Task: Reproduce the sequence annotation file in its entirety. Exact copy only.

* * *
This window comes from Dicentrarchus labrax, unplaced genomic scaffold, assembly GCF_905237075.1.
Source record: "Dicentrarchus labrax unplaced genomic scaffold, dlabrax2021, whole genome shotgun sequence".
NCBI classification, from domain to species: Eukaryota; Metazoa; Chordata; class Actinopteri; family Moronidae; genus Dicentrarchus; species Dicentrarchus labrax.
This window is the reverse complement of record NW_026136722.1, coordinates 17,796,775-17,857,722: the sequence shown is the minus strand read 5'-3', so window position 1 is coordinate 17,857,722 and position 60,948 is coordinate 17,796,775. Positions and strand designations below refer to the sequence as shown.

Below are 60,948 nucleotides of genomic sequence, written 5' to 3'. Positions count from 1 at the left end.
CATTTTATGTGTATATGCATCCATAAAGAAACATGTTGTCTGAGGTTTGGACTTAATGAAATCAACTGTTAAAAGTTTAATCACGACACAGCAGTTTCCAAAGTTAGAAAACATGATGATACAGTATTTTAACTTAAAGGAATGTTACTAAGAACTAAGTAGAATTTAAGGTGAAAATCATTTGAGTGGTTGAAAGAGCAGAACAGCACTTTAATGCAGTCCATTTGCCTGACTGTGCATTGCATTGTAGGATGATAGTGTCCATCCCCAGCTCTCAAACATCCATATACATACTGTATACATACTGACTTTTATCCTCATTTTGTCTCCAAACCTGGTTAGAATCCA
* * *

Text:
This window comes from Dicentrarchus labrax, unplaced genomic scaffold, assembly GCF_905237075.1.
Source record: "Dicentrarchus labrax unplaced genomic scaffold, dlabrax2021, whole genome shotgun sequence".
NCBI classification, from domain to species: Eukaryota; Metazoa; Chordata; class Actinopteri; family Moronidae; genus Dicentrarchus; species Dicentrarchus labrax.
This window is the reverse complement of record NW_026136722.1, coordinates 17,796,775-17,857,722: the sequence shown is the minus strand read 5'-3', so window position 1 is coordinate 17,857,722 and position 60,948 is coordinate 17,796,775. Positions and strand designations below refer to the sequence as shown.

Below are 60,948 nucleotides of genomic sequence, written 5' to 3'. Positions count from 1 at the left end.
CATTTTATGTGTATATGCATCCATAAAGAAACATGTTGTCTGAGGTTTGGACTTAATGAAATCAACTGTTAAAAGTTTAATCACGACACAGCAGTTTCCAAAGTTAGAAAACATGATGATACAGTATTTTAACTTAAAGGAATGTTACTAAGAACTAAGTAGAATTTAAGGTGAAAATCATTTGAGTGGTTGAAAGAGCAGAACAGCACTTTAATGCAGTCCATTTGCCTGACTGTGCATTGCATTGTAGGATGATAGTGTCCATCCCCAGCTCTCAAACATCCATATACATACTGTATACATACTGACTTTTATCCTCATTTTGTCTCCAAACCTGGTTAGAATCCA